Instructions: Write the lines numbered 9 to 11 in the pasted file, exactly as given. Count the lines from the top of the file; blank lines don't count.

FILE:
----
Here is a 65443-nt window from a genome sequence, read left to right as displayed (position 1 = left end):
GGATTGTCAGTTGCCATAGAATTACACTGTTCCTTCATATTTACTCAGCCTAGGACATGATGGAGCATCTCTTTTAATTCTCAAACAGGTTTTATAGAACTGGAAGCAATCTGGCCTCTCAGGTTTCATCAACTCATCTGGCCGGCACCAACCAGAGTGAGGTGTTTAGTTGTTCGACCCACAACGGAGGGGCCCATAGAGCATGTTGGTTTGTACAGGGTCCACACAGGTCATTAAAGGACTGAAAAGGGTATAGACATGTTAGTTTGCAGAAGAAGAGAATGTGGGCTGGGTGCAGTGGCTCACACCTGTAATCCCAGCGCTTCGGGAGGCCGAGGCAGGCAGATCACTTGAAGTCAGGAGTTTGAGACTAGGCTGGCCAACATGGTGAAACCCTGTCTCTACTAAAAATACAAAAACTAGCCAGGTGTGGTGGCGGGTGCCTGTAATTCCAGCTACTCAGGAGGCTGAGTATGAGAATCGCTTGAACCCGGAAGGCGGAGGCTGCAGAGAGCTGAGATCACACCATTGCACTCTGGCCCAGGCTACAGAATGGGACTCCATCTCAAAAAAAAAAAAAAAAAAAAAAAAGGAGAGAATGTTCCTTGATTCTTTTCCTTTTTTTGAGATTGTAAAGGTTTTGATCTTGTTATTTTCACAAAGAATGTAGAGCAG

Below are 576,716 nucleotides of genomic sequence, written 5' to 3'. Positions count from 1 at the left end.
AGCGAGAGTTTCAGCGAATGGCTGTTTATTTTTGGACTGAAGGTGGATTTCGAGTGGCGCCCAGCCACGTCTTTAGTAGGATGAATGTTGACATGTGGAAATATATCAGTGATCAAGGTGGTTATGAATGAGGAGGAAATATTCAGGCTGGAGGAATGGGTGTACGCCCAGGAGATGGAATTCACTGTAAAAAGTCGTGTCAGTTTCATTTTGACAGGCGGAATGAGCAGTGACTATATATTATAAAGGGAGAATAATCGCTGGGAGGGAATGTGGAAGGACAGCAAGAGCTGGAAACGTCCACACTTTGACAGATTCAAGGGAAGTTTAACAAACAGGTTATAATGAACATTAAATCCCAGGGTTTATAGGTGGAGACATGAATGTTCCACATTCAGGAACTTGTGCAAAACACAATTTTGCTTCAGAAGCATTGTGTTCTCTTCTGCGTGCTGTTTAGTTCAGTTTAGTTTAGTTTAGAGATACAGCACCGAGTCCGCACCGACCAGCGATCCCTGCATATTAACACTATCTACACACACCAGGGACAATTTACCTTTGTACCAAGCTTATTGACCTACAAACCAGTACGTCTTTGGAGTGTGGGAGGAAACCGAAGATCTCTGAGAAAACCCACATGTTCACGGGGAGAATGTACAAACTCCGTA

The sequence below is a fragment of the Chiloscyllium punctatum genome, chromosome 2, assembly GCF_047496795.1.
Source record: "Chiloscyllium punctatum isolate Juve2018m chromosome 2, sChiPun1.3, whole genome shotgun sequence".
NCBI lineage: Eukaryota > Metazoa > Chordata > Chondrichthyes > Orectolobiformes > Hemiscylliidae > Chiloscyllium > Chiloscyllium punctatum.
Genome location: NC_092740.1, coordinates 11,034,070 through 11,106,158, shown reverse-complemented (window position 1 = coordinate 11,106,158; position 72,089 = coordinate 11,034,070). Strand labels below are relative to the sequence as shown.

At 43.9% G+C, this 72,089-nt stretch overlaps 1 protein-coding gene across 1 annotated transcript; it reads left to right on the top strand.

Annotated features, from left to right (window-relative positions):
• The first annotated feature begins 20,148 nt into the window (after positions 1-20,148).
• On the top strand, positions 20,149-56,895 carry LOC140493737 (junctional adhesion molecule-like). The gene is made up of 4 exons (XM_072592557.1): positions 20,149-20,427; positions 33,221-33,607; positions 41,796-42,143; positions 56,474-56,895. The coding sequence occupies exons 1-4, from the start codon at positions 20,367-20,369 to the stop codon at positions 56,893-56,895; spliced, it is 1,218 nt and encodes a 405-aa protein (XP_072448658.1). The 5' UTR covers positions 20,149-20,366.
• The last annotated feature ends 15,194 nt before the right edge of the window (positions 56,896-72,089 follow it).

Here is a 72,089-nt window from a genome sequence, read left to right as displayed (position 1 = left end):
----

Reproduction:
At 43.9% G+C, this 72,089-nt stretch overlaps 1 protein-coding gene across 1 annotated transcript; it reads left to right on the top strand.

Annotated features, from left to right (window-relative positions):
• The first annotated feature begins 20,148 nt into the window (after positions 1-20,148).